FIFA 'playing God' with SWC

2011-01-10 19:05

Paris - FIFA's suggestion of switching the 2022 summer World Cup to winter has created a furore amongst the football community.

The World Cup takes a full month (excluding the pre-tournament training camps and warm-up matches) and players need at least one week of post-tournament recuperation meaning the actual time commitment is six to seven weeks.

The question has thus been raised as to what would happen to other football tournament schedules should the proposed shift to a winter tournament take place.

If the World Cup is moved to January, when Qatar is cooler, then the tournament and its build-up would fall in the thick of the football season in Europe.

England's Premier League, depending on the timing, might have to drop its traditional feast of matches over Christmas and New Year.

Even for Germany's Bundesliga, which takes winter weeks off, accommodating the whim of FIFA boss Sepp Blatter could require severe kneading of its schedule, which is more easily said than done.

Arsenal manager Arsene Wenger said such a shift "would demand a complete reorganization of the whole world's fixtures."

The expectation amongst critics is thus that the proposal will not be allowed to pass into action, with any further persistance on FIFA's part likely to trigger an ugly tug-of-war among the competing interests in football, pitting clubs and leagues against national teams.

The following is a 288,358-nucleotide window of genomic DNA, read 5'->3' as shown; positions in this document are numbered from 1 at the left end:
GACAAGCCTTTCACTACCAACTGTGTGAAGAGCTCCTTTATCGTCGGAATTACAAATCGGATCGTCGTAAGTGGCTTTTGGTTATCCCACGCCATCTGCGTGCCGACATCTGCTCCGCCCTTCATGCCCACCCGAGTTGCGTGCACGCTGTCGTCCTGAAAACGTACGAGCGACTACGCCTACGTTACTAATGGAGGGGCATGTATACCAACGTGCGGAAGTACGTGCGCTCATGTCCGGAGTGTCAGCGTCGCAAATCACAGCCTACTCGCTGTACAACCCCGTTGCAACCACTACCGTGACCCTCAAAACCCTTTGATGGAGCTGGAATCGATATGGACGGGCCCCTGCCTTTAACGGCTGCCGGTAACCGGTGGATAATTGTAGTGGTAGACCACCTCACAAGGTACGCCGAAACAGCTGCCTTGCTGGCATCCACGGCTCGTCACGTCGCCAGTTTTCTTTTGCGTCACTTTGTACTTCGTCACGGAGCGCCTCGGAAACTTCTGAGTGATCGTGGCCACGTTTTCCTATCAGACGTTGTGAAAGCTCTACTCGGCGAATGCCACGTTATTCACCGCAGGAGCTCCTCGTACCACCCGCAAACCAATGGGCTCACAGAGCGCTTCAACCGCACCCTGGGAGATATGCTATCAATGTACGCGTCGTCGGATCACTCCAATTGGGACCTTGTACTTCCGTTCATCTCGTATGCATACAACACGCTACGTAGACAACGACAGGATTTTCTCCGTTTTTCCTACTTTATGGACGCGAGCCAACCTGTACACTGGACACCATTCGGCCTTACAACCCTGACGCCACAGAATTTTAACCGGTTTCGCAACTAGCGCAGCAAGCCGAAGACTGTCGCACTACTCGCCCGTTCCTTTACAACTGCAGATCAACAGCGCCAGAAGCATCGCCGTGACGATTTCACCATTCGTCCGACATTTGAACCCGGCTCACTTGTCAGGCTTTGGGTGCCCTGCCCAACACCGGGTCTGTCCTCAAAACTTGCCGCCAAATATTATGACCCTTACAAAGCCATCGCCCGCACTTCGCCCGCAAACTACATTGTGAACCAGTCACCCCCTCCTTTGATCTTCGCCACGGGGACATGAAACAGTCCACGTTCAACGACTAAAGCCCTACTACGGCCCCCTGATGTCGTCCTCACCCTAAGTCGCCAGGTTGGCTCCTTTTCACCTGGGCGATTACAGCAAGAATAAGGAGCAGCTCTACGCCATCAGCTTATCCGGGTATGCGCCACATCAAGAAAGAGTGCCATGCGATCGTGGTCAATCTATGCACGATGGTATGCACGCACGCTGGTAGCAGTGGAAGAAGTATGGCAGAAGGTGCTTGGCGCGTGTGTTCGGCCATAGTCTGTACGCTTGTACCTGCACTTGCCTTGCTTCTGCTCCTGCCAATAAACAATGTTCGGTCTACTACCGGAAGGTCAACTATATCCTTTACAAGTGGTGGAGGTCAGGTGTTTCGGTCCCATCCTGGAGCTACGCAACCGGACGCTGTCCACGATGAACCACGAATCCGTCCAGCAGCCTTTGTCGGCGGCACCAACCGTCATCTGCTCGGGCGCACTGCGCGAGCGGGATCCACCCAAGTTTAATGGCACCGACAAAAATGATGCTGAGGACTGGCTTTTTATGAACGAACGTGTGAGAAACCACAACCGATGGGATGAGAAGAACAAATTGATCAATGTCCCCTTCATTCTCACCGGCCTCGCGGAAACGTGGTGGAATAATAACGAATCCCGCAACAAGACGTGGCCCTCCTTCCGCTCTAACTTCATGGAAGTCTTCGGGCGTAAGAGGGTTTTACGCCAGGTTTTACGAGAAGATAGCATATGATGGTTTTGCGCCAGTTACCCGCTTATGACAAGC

Just the suggestion from Blatter of a switch has provoked genuine scorn.

Ian Holloway, manager of Premier League side Blackpool, before Christmas said, "You wait until I get home. I'm going to tell my turkeys: 'Don't worry, it ain't Christmas, we're moving it. It's alright, you've got some respite," he seethed. "'I've had a word with FIFA and we're going to move Christmas! It's no problem! Fantastic!"'

Further concerns have been raised as to the potential clash with the Winter Olympics in 2022 unless Blatter gets the International Olympic Committee to shift that, too.

An overlap of the two events would be disastrous for television revenues, and viewership figures, and IOC vice president Thomas Bach suggests FIFA may have to baulk first.

"You have raised very interesting questions indeed," Bach said in an email to The Associated Press. "I guess that FIFA would consider 'Winter-World-Cup' rather in the end of 2022 than at the beginning. In this case there would be no reason at all to be concerned."

Reading between the lines, a World Cup around the time of a Winter Olympics at the start of 2022 would be a worry.

Nor is the international head of skiing, Gian Franco Kasper, thrilled about sharing his sport's limelight with football. A winter World Cup "would cause quite a disruption" to skiing's race schedule and "the same applies to other winter sports," Kasper says.

There is also the issue of trampling on the principles of honesty and transparency which would result from shifting the World Cup.

Having pulled Qatar's name from the envelope with fanfare in December, Blatter is now letting on that the fine print of FIFA regulations entitles its executive committee, which picked the 2022 host, to alter a World Cup bid as it sees fit.

But the 22 FIFA executive committee voters, who included Blatter, knew the risks when they chose Qatar over competing bids from Australia, Japan, the United States and South Korea.